The Golden Calf
As commonly understood, this biblical narrative condemns the first violation of the prohibition against idolatry--but it's not that simple.
King Jeroboam's Calf Shrines
Some scholars believe that the entire golden calf story is a pejorative recasting--also based on hindsight--of a northern cult legend about the origin of the golden calves that Jeroboam erected in Bethel and Dan (I Kings 12:2‑33). In this view, Jeroboam's calves were originally intended as pedestals or mounts for YHVH, like the cherubs, not as idols.
With the passage of time people began to venerate them, as shown by Hosea's complaint that people were kissing calves (Hosea 13:2). This development may have been facilitated by the fact that the calves were not kept hidden, as the cherubs were in the Holy of Holies, but stood outdoors in sanctuary courtyards and were visible to the public. This development is analogous to what happened with the copper serpent that Moses made as a charm for healing snakebites: by the time of King Hezekiah, people began to worship it and it had to be destroyed (Numbers 21:4‑9, see 2 Kings 18:4).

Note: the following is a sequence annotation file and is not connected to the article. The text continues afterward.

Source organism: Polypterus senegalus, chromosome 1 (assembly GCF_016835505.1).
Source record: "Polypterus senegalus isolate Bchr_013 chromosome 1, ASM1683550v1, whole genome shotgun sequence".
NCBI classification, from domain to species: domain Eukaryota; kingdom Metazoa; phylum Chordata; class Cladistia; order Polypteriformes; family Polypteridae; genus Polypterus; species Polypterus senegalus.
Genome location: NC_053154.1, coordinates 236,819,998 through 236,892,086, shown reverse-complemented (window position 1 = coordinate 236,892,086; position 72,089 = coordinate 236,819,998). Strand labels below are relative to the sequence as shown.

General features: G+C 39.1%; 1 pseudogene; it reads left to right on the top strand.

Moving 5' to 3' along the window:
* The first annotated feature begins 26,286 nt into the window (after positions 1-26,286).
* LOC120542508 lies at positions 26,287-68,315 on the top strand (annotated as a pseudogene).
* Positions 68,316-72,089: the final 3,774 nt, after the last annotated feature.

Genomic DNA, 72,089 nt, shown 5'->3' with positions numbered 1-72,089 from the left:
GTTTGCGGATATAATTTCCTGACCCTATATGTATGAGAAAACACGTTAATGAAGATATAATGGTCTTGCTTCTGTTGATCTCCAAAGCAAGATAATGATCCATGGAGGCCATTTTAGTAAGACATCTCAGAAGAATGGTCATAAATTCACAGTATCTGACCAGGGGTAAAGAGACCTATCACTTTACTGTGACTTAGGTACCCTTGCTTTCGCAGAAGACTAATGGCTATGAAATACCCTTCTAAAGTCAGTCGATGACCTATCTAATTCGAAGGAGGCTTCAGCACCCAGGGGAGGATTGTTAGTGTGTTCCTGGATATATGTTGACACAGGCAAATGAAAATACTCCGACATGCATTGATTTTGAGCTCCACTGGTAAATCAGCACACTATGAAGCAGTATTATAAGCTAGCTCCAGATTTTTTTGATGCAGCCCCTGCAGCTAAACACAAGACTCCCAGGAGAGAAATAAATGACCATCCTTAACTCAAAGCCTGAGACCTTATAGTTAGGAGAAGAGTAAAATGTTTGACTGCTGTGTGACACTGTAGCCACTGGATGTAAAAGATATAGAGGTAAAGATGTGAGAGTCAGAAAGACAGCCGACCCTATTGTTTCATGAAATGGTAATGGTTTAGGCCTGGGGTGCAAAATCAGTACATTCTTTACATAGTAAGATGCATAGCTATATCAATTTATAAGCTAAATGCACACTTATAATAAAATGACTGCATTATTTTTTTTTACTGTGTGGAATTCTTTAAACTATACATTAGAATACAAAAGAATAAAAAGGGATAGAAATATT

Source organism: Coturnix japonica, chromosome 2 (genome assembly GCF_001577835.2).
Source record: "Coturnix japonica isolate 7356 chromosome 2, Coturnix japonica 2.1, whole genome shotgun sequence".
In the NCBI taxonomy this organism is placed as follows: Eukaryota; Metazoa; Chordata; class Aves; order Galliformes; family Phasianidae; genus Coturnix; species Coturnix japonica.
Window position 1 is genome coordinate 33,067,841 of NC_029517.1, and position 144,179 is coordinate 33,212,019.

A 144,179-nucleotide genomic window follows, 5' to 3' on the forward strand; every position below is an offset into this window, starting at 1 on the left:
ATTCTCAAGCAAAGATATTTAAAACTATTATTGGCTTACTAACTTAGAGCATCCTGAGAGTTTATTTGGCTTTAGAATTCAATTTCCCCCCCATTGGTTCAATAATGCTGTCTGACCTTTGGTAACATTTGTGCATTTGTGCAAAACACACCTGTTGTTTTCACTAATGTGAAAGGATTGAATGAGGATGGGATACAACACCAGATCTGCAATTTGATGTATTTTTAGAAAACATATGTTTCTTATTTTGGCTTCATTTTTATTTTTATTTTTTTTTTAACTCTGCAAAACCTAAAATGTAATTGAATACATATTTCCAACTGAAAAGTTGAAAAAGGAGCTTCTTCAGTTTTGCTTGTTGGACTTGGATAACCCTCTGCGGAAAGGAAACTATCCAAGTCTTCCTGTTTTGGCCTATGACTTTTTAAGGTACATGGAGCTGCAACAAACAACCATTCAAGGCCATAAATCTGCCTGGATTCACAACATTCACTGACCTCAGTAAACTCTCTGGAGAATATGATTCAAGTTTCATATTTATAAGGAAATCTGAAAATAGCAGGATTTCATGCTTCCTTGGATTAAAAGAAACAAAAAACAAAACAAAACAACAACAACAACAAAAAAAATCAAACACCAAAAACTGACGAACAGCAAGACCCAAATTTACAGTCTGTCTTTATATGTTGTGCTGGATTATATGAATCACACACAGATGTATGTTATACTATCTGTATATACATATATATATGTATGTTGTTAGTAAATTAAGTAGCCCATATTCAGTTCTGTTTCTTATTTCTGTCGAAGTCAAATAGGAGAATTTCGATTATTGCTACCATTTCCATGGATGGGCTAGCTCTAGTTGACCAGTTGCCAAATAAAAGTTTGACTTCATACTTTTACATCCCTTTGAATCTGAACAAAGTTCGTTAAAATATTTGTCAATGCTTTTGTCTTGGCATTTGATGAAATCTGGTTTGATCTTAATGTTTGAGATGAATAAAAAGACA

A Once Positive Story, in a Different Light
According to this theory, the story of Aaron's golden calf originated as a legend about the origin of (one of) Jeroboam's calves, and originally described its manufacture approvingly, comparable to the account in Exodus about how the people contributed raw materials with which Bezalel and his staff fashioned the Ark and cherubs and the rest of the Tabernacle, following designs provided by God (Exodus 25-27, 35-39). Aaron's statement that he threw the gold into a fire and "out came this calf" (Exodus 32:24) implies that the calf was manufactured with supernatural assistance, which supports the view that the story was originally an approving one.
Later, after Jeroboam's calves came to be treated as idols, the manufacture of calves was seen in hindsight to lead inevitably to idolatry and the story about Aaron's calf was revised to show the phenomenon as sinful from the outset. This, the theory goes, is the version that appears in Exodus and is reflected in Deuteronomy.
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